The absolute best first 15 seconds on this comp belong to one-time The Burning Hell and Evening Hymns member Michael C. Duguay‘s “Yankee Swap.” That bass saxophone vibrates everything inside you in the best possible way. The song runs off from there and slowly works into this complicated, emotional story, whose tension is broken by that big, beautiful chorus. Loved this song so much, and is most certainly one to go read the liner notes of; Reading the liner notes gives even more context and the song feels so much more powerful when you get the whole story behind the artist who made it.

Kristian Noel Pedersen is an alternative Christmas stalwart, having also released his twelfth-holiday record, A Kristian Kinda Christmas XII (out now!!), this year. That number is actually a little deceptive, as he has also released an entire cover record of Hanson’s Snowed In as well… so he’s working on 13 at least. Kristian often has a song on the HHHC comp, but this year’s, “Everything’s The Same Except It Isn’t,” may be my favorite of the bunch. This is a COVID-Christmas song, but without the overt references, which gives it a shelflife beyond this year (which I greatly appreciate). The shimmering indiepop guitars, the jingle bells and Kristian’s soft, thoughtful voice make this song feel both personal and universal – kinda sneaking under your skin as if you had thought of it yourself.

I am most surprised by how much I enjoyed this ambient track by Droni Mitchell (AKA NNGM). “Teach Your Feet To Fly” was inspired by Joni Mitchell’s classic “River,” but they decided to cover the ideas in the song, rather than the song itself. The skates over the (what sounds to me as) cello lines play beautifully off each other, with a reference to the “Jingle Bells” refrain tying the two songs together. I loved this bit from the liner notes: “In a difficult year when a lot of us have spent more time than ever stuck indoors, the idea of the freedom and gracefulness of being able to skate away on a frozen river under the open skies is definitely one that appeals.”

Those from Canada may be more familiar with this song, as it originally appeared on Inuk singer-songwriter Etulu Aningmiuq’s 2018, Juno and Polaris prize-nominated album, The Ballad of the Runaway Girl. Elisapie covers “Quanniuguma” (Inuktitut for “If I Were A Snowflake”) with the help of Beatrice Deer, as the percussive stings are trance-inducing, driving the song until the usual percussion instruments come in as reinforcement. The song almost explodes at 3:30, and by then, you are completely under its hypnotic spell. The liner notes are equally enlightening with this track (Did I tell you how much I appreciated those liner notes??? I am telling you again! They are really, really interesting!): “The lyrics of Quanniuguma speak to the idea of the freedom afforded by being a snowflake- the ability to be directed by nature and travel everywhere, with no worries about the future, certainly ideas that are at the foremost in a lot of minds in 2020.”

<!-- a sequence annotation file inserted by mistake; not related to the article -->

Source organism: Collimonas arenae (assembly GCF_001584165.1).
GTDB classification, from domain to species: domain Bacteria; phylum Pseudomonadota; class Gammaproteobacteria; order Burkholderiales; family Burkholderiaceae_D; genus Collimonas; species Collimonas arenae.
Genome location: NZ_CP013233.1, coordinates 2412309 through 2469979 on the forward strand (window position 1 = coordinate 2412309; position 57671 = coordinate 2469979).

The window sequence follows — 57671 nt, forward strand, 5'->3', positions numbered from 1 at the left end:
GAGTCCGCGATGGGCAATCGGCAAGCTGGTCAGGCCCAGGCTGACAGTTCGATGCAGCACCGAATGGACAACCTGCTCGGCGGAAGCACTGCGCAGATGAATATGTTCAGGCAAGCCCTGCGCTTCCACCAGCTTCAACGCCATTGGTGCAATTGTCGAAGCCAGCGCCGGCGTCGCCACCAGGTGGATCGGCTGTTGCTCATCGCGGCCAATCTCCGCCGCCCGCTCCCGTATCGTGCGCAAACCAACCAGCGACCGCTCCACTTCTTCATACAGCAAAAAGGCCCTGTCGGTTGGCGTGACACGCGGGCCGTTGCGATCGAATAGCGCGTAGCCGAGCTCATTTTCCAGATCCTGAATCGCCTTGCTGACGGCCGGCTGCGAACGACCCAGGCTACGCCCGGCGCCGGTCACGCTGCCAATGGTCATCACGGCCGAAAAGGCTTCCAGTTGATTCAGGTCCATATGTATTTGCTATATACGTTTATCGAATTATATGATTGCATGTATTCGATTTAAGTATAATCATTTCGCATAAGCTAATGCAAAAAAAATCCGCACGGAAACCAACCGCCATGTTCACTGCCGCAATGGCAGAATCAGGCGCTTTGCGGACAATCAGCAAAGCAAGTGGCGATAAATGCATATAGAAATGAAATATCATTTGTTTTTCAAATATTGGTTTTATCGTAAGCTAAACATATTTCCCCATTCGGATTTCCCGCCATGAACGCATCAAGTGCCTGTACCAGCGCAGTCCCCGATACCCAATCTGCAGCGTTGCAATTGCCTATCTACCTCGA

Vancouver’s Bookclub has the most on-the-nose sound and subject matter for what Mr. Christmas Underground is going to like. Synthy-indiepop Christmas with a nostalgic bent? That is like giving me a bag of chocolate-covered pretzels… I’m gonna eat that whole damn bag. Love the sound, dug the lyrics, and especially love the brevity. (I LOVE A QUICK CHRISTMAS SONG – leave them WANTING MORE.) Pure indiepop perfection that will be part of the Kingfisher Bluez Charity Christmas Village collection. Pick up the 7″ and help support 1-800-SUICIDE and Crisis Center BC.

Those happen to be my favorites for the moment, but I don’t need to remind you, art is subjective and I am by no means the only judge. So grab this for yourself, dive into those liner notes, and I’m sure you’ll find some other gem in here that I’ve passed over. Why not add it to the comments?? Let me know what you loved! I love comments!!

Bottom Line: Twelve years in and going strong as ever, the beloved Ho! Ho! Ho! Canada Volume XII is once again a wonderful snapshot of Canada’s indie music scene.

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Oihana & Tamu “Una noche más” (2020)

El Nébula Recordings
Buy:
Bandcamp

I sit here a broken man. After weather reports promised 5-8 inches of snow, I gaze out upon our lawn and its slushy, icy mess, and a single tear ran down my cheek… only to freeze before it falls. Then, a DM comes in, announcing a new track by some of my favorite indiepop Christmas folks, and things begin to turn around. Following the triumph that was last year’s Christmas single, Oihana and Tamu return with “Una noche más ,” yet another shimmering Christmas present. The pulsing beat propels their dreamy vocals, as more synths swirl in to season this lullaby for the year that has passed. I was graciously provided an English translation of the lyrics, and they are simply gorgeous.